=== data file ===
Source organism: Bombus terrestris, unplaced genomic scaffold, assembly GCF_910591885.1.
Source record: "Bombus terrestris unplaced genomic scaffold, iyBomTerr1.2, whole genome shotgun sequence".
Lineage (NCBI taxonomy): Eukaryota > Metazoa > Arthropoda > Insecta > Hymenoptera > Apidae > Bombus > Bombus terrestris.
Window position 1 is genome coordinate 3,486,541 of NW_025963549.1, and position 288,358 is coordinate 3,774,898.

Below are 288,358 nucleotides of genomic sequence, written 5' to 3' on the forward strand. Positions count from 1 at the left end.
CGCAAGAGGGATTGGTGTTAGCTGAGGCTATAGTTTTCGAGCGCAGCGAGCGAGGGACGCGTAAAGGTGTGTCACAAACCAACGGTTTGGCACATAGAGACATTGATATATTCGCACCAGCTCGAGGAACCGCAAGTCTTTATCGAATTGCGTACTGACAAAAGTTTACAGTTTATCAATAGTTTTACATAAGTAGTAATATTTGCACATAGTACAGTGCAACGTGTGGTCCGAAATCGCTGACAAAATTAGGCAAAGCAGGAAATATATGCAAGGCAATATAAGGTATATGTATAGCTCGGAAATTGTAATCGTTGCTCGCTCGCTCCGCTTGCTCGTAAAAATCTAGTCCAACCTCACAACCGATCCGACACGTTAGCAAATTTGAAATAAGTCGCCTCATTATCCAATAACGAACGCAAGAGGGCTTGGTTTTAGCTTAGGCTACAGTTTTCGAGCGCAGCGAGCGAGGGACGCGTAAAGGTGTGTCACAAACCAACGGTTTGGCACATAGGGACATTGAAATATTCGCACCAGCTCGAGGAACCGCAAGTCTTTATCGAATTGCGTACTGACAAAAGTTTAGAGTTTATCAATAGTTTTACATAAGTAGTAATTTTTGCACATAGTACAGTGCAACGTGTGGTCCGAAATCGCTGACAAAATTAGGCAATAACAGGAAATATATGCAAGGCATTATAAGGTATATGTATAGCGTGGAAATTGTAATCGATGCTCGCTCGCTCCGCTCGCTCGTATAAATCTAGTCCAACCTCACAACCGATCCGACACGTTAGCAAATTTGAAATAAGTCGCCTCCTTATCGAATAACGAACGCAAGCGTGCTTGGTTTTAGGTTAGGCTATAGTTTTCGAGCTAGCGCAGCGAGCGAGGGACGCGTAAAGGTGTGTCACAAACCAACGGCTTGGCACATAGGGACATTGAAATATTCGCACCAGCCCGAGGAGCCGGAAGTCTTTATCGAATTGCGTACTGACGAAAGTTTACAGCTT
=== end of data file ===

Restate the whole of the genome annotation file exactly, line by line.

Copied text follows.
Source organism: Bombus terrestris, unplaced genomic scaffold, assembly GCF_910591885.1.
Source record: "Bombus terrestris unplaced genomic scaffold, iyBomTerr1.2, whole genome shotgun sequence".
Lineage (NCBI taxonomy): Eukaryota > Metazoa > Arthropoda > Insecta > Hymenoptera > Apidae > Bombus > Bombus terrestris.
Window position 1 is genome coordinate 3,486,541 of NW_025963549.1, and position 288,358 is coordinate 3,774,898.

Below are 288,358 nucleotides of genomic sequence, written 5' to 3' on the forward strand. Positions count from 1 at the left end.
CGCAAGAGGGATTGGTGTTAGCTGAGGCTATAGTTTTCGAGCGCAGCGAGCGAGGGACGCGTAAAGGTGTGTCACAAACCAACGGTTTGGCACATAGAGACATTGATATATTCGCACCAGCTCGAGGAACCGCAAGTCTTTATCGAATTGCGTACTGACAAAAGTTTACAGTTTATCAATAGTTTTACATAAGTAGTAATATTTGCACATAGTACAGTGCAACGTGTGGTCCGAAATCGCTGACAAAATTAGGCAAAGCAGGAAATATATGCAAGGCAATATAAGGTATATGTATAGCTCGGAAATTGTAATCGTTGCTCGCTCGCTCCGCTTGCTCGTAAAAATCTAGTCCAACCTCACAACCGATCCGACACGTTAGCAAATTTGAAATAAGTCGCCTCATTATCCAATAACGAACGCAAGAGGGCTTGGTTTTAGCTTAGGCTACAGTTTTCGAGCGCAGCGAGCGAGGGACGCGTAAAGGTGTGTCACAAACCAACGGTTTGGCACATAGGGACATTGAAATATTCGCACCAGCTCGAGGAACCGCAAGTCTTTATCGAATTGCGTACTGACAAAAGTTTAGAGTTTATCAATAGTTTTACATAAGTAGTAATTTTTGCACATAGTACAGTGCAACGTGTGGTCCGAAATCGCTGACAAAATTAGGCAATAACAGGAAATATATGCAAGGCATTATAAGGTATATGTATAGCGTGGAAATTGTAATCGATGCTCGCTCGCTCCGCTCGCTCGTATAAATCTAGTCCAACCTCACAACCGATCCGACACGTTAGCAAATTTGAAATAAGTCGCCTCCTTATCGAATAACGAACGCAAGCGTGCTTGGTTTTAGGTTAGGCTATAGTTTTCGAGCTAGCGCAGCGAGCGAGGGACGCGTAAAGGTGTGTCACAAACCAACGGCTTGGCACATAGGGACATTGAAATATTCGCACCAGCCCGAGGAGCCGGAAGTCTTTATCGAATTGCGTACTGACGAAAGTTTACAGCTT